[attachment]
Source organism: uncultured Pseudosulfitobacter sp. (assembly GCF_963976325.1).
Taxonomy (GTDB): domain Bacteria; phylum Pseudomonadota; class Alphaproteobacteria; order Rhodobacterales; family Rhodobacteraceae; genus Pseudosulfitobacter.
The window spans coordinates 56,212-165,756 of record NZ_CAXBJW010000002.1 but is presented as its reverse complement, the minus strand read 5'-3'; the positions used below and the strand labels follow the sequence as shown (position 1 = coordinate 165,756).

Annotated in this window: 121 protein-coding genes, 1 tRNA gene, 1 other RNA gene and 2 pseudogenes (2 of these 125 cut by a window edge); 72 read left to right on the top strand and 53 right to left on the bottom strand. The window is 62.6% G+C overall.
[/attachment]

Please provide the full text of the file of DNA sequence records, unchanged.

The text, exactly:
Source organism: uncultured Pseudosulfitobacter sp. (assembly GCF_963976325.1).
Taxonomy (GTDB): domain Bacteria; phylum Pseudomonadota; class Alphaproteobacteria; order Rhodobacterales; family Rhodobacteraceae; genus Pseudosulfitobacter.
The window spans coordinates 56,212-165,756 of record NZ_CAXBJW010000002.1 but is presented as its reverse complement, the minus strand read 5'-3'; the positions used below and the strand labels follow the sequence as shown (position 1 = coordinate 165,756).

Annotated in this window: 121 protein-coding genes, 1 tRNA gene, 1 other RNA gene and 2 pseudogenes (2 of these 125 cut by a window edge); 72 read left to right on the top strand and 53 right to left on the bottom strand. The window is 62.6% G+C overall.